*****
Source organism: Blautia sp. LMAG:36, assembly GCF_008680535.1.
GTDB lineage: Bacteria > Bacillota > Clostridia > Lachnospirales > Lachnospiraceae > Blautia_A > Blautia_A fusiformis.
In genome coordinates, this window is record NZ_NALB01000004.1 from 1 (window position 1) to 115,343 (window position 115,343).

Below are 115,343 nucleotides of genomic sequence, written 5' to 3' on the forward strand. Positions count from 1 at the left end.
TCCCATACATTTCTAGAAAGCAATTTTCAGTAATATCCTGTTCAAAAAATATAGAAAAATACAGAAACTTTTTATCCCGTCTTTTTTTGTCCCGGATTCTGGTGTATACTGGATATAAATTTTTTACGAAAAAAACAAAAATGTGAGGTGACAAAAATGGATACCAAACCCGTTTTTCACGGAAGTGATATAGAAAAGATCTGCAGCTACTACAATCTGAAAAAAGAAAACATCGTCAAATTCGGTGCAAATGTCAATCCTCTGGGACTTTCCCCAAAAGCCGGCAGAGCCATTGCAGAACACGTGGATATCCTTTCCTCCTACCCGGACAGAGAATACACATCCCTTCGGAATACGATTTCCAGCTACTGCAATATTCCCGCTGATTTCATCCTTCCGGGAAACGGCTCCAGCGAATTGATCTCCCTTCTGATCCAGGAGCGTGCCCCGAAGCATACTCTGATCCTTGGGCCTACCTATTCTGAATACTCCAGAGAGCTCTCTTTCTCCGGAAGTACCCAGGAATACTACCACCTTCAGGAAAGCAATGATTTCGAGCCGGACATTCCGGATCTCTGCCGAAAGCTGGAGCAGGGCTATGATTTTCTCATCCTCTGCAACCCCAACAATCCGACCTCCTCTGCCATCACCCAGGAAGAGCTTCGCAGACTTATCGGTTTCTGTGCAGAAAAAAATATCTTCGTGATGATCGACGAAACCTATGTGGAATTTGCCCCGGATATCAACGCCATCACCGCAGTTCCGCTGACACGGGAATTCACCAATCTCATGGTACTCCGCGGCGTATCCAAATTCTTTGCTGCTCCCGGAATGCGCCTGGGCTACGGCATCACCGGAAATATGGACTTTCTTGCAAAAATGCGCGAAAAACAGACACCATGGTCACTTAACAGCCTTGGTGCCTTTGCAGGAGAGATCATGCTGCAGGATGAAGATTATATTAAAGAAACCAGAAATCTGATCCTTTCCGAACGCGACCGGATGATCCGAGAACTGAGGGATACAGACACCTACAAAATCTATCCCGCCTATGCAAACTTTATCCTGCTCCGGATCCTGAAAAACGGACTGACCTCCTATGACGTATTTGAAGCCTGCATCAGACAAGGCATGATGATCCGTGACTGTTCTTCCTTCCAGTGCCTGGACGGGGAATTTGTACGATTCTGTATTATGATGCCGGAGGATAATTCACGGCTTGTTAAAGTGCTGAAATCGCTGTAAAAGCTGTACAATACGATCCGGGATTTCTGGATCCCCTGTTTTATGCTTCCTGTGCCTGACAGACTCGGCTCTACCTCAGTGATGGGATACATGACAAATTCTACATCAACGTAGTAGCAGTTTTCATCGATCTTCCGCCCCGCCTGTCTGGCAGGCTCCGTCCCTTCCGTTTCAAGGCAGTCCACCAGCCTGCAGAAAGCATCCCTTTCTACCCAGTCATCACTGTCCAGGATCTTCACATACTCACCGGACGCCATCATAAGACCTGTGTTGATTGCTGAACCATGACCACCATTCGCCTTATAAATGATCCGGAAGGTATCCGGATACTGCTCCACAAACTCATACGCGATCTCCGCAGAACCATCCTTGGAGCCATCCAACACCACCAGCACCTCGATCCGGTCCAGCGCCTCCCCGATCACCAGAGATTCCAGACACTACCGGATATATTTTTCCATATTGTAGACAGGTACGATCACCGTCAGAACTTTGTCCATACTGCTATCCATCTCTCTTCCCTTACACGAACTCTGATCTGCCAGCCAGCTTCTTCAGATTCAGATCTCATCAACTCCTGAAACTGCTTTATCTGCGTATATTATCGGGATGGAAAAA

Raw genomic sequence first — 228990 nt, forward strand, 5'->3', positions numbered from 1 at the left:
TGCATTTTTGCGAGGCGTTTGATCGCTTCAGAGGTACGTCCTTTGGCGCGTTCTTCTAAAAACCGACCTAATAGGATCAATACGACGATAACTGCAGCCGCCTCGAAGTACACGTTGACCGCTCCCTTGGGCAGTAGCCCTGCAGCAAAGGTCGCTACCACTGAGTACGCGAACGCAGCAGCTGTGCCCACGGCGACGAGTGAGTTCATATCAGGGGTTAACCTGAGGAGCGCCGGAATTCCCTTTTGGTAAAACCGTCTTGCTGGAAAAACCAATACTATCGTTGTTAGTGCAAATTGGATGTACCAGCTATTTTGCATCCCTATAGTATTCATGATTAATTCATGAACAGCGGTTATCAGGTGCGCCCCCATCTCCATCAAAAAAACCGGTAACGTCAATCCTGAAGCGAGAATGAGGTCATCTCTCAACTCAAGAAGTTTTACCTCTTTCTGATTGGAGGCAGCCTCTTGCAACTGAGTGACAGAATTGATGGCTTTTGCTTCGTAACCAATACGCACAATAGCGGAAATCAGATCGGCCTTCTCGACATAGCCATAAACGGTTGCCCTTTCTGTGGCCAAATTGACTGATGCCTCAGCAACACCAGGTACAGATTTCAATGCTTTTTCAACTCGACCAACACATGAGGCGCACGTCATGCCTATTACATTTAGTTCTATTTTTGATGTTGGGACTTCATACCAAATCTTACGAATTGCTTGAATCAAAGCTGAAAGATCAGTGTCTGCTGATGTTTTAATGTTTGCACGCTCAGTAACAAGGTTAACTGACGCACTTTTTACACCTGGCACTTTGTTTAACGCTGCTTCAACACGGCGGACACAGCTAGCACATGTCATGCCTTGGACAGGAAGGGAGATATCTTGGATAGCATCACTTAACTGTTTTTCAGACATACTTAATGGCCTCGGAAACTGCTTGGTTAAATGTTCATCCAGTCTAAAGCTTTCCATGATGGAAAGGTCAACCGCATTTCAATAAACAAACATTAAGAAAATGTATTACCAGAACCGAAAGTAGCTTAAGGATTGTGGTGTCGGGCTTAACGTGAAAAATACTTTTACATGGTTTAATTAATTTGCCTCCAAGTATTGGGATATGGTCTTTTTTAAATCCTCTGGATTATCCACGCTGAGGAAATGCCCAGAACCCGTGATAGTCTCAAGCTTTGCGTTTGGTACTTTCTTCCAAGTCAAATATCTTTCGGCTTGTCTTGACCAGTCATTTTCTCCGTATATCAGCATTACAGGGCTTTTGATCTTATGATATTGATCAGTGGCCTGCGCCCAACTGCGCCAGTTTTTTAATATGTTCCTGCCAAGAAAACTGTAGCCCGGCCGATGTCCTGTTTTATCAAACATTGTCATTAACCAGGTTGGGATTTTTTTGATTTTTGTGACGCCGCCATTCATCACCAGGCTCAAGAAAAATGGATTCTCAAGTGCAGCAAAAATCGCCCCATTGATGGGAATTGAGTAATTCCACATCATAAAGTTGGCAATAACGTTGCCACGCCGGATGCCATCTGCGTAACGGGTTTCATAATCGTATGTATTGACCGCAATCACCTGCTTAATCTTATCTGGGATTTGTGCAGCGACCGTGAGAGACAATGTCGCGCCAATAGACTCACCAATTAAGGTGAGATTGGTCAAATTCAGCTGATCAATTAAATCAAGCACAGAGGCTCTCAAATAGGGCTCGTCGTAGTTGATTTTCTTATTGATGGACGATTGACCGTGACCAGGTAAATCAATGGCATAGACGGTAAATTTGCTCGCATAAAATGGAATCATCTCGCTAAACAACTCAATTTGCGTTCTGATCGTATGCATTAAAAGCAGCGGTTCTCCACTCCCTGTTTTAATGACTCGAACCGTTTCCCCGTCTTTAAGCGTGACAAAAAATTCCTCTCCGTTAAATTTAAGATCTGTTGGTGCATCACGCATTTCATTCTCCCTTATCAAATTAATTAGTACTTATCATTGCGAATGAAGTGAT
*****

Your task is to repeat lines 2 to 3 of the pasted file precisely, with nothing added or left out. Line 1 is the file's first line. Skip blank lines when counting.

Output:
GTDB lineage: Bacteria > Bacillota > Clostridia > Lachnospirales > Lachnospiraceae > Blautia_A > Blautia_A fusiformis.
In genome coordinates, this window is record NZ_NALB01000004.1 from 1 (window position 1) to 115,343 (window position 115,343).